Seoul, Oct 23 (IANS) A Nigerian man, who smuggled himself into South Korea to take shelter from the militant Islamist group Boko Haram, faces deportation as an appeals court overturned its initial ruling, the media reported on Friday.
The court on Thursday ruled against the Nigerian, who illegally entered the country by sea last year and applied for refugee status upon his arrival citing attacks and threats from the terrorist group in his home country, The Korea Herald reported.
While the refugee application was in process, he filed a lawsuit to cancel the deportation order of the immigration office that took issue with his illegal entry and demanded that he return to his country.
The appeals court, however, upheld the immigration office’s decision, saying that he can possibly avoid the threat from Boko Haram while still living in Nigeria.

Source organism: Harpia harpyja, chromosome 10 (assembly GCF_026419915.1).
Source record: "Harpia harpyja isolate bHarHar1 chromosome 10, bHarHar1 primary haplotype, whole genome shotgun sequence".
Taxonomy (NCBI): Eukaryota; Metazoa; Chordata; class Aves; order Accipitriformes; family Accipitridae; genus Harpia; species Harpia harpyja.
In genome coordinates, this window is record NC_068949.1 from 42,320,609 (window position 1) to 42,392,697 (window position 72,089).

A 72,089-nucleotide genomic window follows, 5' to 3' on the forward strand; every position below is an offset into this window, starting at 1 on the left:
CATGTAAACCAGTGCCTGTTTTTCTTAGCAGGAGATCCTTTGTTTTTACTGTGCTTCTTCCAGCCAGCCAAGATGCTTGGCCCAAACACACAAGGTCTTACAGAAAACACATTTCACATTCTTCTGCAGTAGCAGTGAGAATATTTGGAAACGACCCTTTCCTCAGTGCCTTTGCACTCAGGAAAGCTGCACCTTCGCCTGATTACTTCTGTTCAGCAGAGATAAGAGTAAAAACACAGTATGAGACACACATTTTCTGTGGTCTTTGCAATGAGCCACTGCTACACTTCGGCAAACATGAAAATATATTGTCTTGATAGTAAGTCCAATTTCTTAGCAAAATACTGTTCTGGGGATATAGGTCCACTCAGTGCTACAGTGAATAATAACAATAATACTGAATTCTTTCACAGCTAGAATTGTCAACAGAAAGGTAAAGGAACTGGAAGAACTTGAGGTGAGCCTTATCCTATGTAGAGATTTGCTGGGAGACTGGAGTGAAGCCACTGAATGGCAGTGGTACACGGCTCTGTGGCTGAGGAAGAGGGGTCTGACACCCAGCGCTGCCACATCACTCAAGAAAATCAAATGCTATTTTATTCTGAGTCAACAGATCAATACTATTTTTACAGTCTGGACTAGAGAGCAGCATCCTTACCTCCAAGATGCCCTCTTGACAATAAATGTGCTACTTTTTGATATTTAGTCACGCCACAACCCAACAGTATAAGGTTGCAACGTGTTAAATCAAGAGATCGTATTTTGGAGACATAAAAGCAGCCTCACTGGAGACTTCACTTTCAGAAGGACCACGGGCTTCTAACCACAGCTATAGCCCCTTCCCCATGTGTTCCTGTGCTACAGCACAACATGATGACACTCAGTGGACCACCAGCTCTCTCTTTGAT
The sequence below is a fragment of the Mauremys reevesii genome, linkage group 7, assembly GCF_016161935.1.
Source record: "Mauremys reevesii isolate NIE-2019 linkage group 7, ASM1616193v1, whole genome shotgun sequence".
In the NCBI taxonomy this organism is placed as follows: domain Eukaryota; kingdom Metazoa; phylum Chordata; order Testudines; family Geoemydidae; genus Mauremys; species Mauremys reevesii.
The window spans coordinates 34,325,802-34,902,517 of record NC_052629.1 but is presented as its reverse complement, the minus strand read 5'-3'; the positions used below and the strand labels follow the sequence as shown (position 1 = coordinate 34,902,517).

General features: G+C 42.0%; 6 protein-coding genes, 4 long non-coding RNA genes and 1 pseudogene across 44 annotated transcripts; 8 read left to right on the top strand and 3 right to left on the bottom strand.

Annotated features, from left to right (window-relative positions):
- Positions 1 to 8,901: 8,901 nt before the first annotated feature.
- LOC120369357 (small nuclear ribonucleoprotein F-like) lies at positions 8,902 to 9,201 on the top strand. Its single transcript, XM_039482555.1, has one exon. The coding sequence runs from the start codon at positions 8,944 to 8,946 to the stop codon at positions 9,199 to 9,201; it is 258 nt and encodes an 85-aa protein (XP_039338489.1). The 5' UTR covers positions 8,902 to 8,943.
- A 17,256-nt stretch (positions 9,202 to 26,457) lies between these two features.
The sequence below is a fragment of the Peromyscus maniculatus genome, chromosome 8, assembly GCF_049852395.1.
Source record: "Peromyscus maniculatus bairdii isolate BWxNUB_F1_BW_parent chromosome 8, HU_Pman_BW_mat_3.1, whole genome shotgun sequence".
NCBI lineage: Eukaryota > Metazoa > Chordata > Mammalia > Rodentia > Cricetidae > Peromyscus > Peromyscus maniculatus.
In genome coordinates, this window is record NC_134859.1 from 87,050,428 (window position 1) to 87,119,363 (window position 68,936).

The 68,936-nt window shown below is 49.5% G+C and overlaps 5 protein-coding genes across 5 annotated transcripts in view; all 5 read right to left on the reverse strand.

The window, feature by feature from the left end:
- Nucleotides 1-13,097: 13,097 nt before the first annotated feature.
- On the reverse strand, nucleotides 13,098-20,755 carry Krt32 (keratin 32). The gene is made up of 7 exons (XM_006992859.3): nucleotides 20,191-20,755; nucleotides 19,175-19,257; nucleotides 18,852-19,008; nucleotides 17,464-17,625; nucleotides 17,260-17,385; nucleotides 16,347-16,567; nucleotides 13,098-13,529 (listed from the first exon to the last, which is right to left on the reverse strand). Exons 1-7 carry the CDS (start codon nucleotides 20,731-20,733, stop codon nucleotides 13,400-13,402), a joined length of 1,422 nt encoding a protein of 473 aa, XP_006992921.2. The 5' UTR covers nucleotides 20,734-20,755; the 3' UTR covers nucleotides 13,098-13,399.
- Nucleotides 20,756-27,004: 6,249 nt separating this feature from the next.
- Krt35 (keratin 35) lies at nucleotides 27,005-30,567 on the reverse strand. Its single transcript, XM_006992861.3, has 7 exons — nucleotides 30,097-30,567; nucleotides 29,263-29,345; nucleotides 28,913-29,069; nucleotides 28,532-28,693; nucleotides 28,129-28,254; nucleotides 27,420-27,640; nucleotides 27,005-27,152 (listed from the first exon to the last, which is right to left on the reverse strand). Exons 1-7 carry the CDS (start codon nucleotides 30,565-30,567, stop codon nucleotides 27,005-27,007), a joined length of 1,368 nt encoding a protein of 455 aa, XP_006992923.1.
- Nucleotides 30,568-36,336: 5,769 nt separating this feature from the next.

“The Nigerian moved to the town of Bama in 2010 after living in the southern city of Lagos for years. Considering Boko Haram is based in the North, there is little possibility of being persecuted if he lives in Lagos,” the court said in its ruling.
The Nigerian applied for refugee status in 2007 during his short trip to South Korea on a tourist visa. Claiming to be the son of the chief of a tribe based in Bama, he argued that Boko Haram had attacked him and his family after he granted his tribe members the freedom of religion.
The deportation order will be suspended while the application process is underway, which normally takes two to three years. He will be housed in the detention centre for foreigners until a decision is taken.